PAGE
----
I‘m in the process of recording a YouTube video with easy to follow steps to getting a great night’s sleep.  I haven’t finished the video yet, but here are the steps for you to follow:

  • Before you go to bed, write down a list of all the things bothering you and currently occupying your mind.  Against each item, write down an action to do something about it.  If you have no solution for it, then write down a time where you can readdress the concern and think about a solution to the problem. 

The instruction here is to tell your brain that you are making plans to resolve whatever it is on your mind.  Your brain is built on logic and therefore needs a solution to each problem.

  • Secondly, write down one thing that happened today that was good.  It’s important that you find something that was good about the day. It could be the actions of another person, or a piece of news that you heard.  Even if the only thing you can think about was that it didn’t rain while driving to work, then that’s ok.  You must pick something!

Your instruction is that if any other thoughts pop into your head, you must replace it with the one good thing that happened today. 

When your brain processes something good that actually happened, it does a number of things; it releases serotonin in to your body and makes you feel happier, it starts a process of REM  which helps your brain to unwind, and also your mind can’t think negative thoughts while you are focused and thinking about something positive.

  • Lastly, lay on your back and take deep breaths in and out, focusing solely on your breathing.  Do not think about anything else while you do this.  Keep doing this until you fall asleep.  If any random thoughts pops into your head while you are doing this exercise, then make sure you replace those thoughts with your one positive thought. 

Then go back to your breathing.  Keep repeating this until you fall asleep.  If you wake up in the night, then keep reminding yourself of your one positive thought.

If you practice this every night, I guarantee that you will eventually master the art of getting yourself to sleep.

Social Distancing Doesn’t Mean Social Exclusion

Many countries are now moving to complete lock down or social distancing and this could certainly drive a degree of anxiety around Coronavirus for most people, let alone those of us prone to anxiety at the best of times.  Although it is looking bleak right now, the balanced discussion says that we will get through this.

I would be naive to say that things won’t get worse before they get better, but some of the data above shows that context can sometime be everything.  We will build antibodies for this invisible enemy, and we there will be medial advancements to better combat it in the future.

We need to stay safe, be smart, and remove as much risk of spreading the virus as possible.  The first thing to do is try and use your isolation time as a gift. 

It maybe that financially you would rather be working, or that you desperately want some time outdoors.  The reality though is that we must do what is needed at this time, and this means we need to use this unexpected free time like it was a gift.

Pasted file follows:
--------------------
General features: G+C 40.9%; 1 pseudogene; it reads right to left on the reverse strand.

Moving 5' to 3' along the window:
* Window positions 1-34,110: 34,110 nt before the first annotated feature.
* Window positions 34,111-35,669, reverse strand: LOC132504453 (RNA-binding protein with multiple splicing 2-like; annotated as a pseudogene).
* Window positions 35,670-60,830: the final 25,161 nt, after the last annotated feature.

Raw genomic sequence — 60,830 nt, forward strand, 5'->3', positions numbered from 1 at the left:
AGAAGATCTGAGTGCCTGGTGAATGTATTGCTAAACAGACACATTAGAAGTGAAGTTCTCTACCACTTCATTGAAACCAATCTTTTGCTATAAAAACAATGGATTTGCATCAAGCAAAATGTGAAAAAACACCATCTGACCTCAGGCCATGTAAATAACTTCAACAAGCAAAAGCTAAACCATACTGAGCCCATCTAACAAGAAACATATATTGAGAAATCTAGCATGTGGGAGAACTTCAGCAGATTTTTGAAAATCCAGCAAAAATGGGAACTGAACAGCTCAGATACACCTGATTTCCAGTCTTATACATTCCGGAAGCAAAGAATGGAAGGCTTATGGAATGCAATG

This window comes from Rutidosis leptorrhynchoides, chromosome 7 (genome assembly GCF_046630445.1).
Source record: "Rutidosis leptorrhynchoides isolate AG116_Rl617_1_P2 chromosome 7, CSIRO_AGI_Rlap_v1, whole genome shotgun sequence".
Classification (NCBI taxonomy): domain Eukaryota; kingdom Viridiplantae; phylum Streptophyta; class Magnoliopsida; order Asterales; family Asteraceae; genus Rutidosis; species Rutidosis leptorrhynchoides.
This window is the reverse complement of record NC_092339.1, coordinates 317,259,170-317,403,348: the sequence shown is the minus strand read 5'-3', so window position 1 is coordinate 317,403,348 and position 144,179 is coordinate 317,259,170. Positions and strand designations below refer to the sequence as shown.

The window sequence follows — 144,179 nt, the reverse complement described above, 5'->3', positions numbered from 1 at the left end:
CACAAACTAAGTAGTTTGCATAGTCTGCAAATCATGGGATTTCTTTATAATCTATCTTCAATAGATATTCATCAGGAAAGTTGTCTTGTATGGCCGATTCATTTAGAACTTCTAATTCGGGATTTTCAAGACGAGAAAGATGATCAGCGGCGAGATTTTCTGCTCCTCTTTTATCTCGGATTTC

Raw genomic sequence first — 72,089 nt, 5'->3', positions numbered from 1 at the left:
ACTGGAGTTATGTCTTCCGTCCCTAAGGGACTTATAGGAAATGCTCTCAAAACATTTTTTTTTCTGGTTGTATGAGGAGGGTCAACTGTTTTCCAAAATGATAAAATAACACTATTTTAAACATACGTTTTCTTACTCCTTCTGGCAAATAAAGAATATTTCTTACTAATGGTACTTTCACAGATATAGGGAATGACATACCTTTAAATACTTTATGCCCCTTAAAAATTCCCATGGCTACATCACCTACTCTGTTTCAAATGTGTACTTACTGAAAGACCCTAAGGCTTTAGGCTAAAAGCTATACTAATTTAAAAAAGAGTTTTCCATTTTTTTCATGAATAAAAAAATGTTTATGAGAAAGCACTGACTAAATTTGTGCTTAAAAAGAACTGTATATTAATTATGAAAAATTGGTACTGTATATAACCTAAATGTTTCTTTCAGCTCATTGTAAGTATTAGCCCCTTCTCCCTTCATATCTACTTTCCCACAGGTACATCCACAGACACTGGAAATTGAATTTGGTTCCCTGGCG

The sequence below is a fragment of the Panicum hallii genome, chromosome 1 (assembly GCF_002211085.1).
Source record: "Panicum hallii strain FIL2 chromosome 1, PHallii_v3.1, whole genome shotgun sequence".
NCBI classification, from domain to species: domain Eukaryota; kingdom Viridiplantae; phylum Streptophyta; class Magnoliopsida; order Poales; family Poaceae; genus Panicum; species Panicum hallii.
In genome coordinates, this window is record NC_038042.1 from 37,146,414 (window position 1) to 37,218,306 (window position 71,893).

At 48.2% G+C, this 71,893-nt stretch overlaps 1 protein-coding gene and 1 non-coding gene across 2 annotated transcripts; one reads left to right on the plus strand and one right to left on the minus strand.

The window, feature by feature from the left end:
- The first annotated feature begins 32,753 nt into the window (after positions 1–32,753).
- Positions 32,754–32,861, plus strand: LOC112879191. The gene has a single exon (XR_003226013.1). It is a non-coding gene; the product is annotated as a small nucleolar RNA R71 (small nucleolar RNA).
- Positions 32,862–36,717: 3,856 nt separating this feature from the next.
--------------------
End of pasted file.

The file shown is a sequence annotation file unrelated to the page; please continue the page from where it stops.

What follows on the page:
If you have people living in your house today, then connect with them and make the most out of your time together.  If you have children, try and use this time to build bonds with them in a way that you might not when life is just busy. 

Whether you have people in your house or not, take time to connect with people socially in a digital way.  Talking to your friends on-line is a good way to staying connected, however I would encourage you to pick up the phone and have a conversation.   You know, like we used to do before Facebook and WhatsApp! 

Phone your family or friends and have a chat like you would if you visited a café pub or restaurant.  Maybe you could video call them and get a healthy face to face conversation going. 

I have just been chatting to a friend, and we have decided that on Friday night we will both crack open a bottle of beer and then have a Skype call!

On the topic of time, talking to people is one way of keeping entertained, but think of all the proactive things you could do with this extra time you weren’t expecting?

What hobbies do you have and can fill your time with?  Do you have a musical instrument you have always wanted to learn?  What books have you been putting off reading because you’ve been constantly busy?  If you have children, why not teach them to bake or cook some of the family meals? 

What DIY could you tackle now that you have no excuse to put it off? Make sure you don’t just slump in front of the TV because you may end up watching too much of the news!

Why not spend time focusing on you and your personal wellness?  There are endless books on meditation and mindfulness that you will now have the time to read or listen to.  Mindfulness is a great technique for reducing stress and anxiety, as well as helping you to feel great about yourself.  Get on to Amazon bookstore and develop your mind today.


Many of us suffer from anxiety, and we all have our own personal reasons for why this is.  You are not weak.  You are not silly.  You are not unjustified for the way you feel.

One thing is for sure though, anxious people will tend to see the worst situation possible.  Maybe something happened in your life whereby you will naturally feel like the worst will happen, because one day maybe it did.

The likeliness though is that rarely does the worst scenario occur and quit often we get anxious unnecessarily and things do turn out ok.

I certainly can’t see into the future, but the evidence suggests that as a human race we will come out of this situation stronger.  Most people will be unaffected, and a high percentage of those that are infected will most likely be fit and healthy afterwards.

The reality is that we can not control the future, however you can take actions and help your mind and body look after itself today.  Hopefully these tips will help you to take care of yourself today and tomorrow.  Let’s help each other reduce our anxiety around Coronavirus.